float quality = stats.stdDeviation();
}

The main decision to be made when using this class is how many data points to collect at a time. Since the memory storage is constant regardless of N, one might think to use a large N. In some cases that is acceptable. In others, there is a penalty for doing so. If for example we are trying to smooth some jittery data, the more points collected, the more stable the running mean. This stability also means that our response time to changing circumstances will be much slower.

It is similar to a low pass filter on your data. You can smooth out the steady state as much as you like, but at a cost of a longer settling time in the transient. The best way to determine the best sample size is to test different sizes in your application and choose the one that best manages the compromise between stability and responsiveness.

Other considerations

One last consideration is the fact that the inclusion of floating point math consumes over 200 bytes of SRAM in overhead. For many chips, particularly ATtiny chips or other micros with small amounts of SRAM, this overhead is too much.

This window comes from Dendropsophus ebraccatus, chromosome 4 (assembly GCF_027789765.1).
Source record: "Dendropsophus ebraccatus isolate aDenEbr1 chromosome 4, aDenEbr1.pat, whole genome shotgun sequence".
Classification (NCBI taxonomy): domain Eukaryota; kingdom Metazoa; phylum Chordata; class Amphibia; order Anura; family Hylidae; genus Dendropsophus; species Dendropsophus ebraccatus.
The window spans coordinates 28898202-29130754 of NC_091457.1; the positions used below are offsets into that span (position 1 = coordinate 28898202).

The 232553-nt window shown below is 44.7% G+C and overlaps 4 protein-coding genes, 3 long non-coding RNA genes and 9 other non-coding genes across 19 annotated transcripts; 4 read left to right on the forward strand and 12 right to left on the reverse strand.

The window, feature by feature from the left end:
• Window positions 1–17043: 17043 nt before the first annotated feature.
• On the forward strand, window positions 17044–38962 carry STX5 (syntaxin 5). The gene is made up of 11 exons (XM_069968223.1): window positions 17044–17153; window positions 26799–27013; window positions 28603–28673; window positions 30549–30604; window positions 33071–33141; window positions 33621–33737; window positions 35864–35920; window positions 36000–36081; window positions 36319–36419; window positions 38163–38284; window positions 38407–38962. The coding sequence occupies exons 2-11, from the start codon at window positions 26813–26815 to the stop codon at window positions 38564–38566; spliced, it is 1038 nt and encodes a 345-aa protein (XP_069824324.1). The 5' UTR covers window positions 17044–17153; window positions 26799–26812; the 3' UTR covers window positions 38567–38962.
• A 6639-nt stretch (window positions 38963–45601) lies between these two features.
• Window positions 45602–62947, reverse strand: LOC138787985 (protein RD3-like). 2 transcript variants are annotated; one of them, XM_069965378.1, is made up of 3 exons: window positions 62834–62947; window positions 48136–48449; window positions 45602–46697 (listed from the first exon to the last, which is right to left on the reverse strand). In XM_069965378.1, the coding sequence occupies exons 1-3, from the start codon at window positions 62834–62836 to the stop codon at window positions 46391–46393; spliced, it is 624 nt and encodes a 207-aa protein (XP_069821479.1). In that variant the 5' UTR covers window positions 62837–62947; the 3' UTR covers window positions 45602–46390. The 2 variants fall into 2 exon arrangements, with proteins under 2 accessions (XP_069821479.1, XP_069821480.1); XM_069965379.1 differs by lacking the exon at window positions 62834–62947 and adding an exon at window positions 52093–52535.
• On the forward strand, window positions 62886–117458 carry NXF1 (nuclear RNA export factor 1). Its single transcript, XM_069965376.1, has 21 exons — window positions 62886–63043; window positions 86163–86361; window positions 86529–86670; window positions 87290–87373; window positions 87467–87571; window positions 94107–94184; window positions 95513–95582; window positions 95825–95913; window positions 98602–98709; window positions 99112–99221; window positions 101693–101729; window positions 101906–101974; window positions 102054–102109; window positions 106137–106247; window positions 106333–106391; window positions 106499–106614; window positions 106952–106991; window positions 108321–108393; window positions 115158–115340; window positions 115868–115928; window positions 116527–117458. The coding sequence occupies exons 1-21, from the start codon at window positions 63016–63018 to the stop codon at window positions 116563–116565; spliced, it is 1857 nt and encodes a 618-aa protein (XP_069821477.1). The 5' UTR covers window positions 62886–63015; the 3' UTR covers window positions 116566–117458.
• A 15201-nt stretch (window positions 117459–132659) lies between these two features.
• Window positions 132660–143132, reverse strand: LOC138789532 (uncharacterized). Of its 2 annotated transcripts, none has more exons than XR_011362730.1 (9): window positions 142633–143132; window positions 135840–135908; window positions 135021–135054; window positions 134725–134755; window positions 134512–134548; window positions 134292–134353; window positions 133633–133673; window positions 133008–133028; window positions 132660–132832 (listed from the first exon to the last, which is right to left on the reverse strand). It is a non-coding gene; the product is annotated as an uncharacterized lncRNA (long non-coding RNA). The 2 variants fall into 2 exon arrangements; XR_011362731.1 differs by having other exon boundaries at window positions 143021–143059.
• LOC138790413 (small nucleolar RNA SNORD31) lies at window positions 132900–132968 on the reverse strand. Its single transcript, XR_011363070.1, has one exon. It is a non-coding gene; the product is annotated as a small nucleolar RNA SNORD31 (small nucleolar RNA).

All is not lost. The same library can be implemented using integer arithmetic as well. This last point raises another prospect – can the library be implemented as a C++ template and then instantiated using the data store type of choice?

It could, but usually applications fall into two categories – ones where the extra 200 or so bytes of ram is not a problem, or ones where every last byte is crucial. Therefore, two versions of the library are implemented – one for floating point and the other using integer arithmetic.

One last point – in the floating point case, should floats or doubles be used? Since both store any size quantity, either will work. Double precision provides only that advantage – precision. Since we are working with statistical quantities, precision is the last thing needed. Therefore, simple floats will suffice.

Where to Get It

Both libraries are available at GitHub. Each library is completely implemented in just a header file. These libraries are small, fast and efficient. In addition to the mean, variance and standard deviation, the total, min, and max data values can also be retrieved.

Conclusion

I have described a basic statistical library for the Arduino and other microcontrollers. It performs basic statistical calculations and is memory efficient.

Not only can it be used for gathering useful statistical information about sensory data, it can also be used to clean up dirty data such as that which comes from touch sensors. Constructed from a single class with only one member function used to store the data it is easy and fun to use.